Bridging the Formula E/WEC divide

It was intriguing to hear Lucas di Grassi speak at the 2015 FIA Sport Conference on the unique challenges jumping from Audi’s R18 e-tron Quattro and his ABT Formula E.

Whilst having to make quite large mental adjustments, di Grassi confirmed my long held suspicion that the regenerative qualities of both series – and their emphasis on efficiency – was complimentary in terms of overall driving technique and maximising lap-time without sacrificing energy.

[I]It’s a huge difference. It’s not like driving a GT with one tyre and then a GT with a different tyre. The jump is so big in the grip level and the power and speeds – especially with Le Mans being a four-wheel drive car.
My brain really has two driving techniques – one for WEC and one for Formula E. But there really isn’t any negative. If anything it gets me some positives. Because both championships are energy-efficient championships, what I learn from one side I can take to another.

For example, driving a specific corner with a specific radius can save me a bit of energy in the WEC and I can replicate that into Formula E.

For me this is the reason we have ten to eleven WEC drivers competing in Formula E and all of them having good results. But it gives me the ability to see how motorsport has evolved from the first Le Mans race in 1923 up until now and how a new championship with a pure form of electric energy is shaping up.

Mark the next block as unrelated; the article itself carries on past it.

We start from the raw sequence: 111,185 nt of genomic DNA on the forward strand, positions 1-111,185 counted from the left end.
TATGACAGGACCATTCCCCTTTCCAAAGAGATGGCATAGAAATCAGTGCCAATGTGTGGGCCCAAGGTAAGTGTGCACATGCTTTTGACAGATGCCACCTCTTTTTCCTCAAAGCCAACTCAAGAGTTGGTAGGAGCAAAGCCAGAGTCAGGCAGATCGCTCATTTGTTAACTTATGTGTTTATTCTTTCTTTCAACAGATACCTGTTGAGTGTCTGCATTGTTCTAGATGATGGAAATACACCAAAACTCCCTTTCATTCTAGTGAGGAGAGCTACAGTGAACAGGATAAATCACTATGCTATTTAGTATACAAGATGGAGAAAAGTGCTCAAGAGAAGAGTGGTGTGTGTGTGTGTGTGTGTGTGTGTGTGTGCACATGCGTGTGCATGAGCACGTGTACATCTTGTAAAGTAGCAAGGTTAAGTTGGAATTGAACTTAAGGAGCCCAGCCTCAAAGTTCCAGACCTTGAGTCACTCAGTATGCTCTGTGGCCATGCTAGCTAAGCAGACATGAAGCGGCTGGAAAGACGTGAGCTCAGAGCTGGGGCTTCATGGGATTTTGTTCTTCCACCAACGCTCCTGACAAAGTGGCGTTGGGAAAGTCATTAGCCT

For me to have a feel for these two different worlds are important, but more important are that they are converging. The electrification of the drivetrain systems from Le Mans can be put into Formula E and vice versa. Although at the same time they are completely different, at the base of the technology they converge and improve both series at the same time.[/I]

I some respects then, like Stephan Sarrazin’s experience at Toyota, the benefit if being an LMP1 driver at AudiSport could pose an advantage for Lucas. That said, how does Sam Bird acclimatize given his WEC commitments are effectively in a petrol-driven GT Ferrari 488?

Well given the constantly shifting Balance of Performance parameters in LMGTE, drivers are constantly having to adapt their driving style to maximise fuel and tyres – depending of their power and weight requirements. In this respect, driving a fuel-powered race car is no different to operating an electric power train and brake-by-wire technology.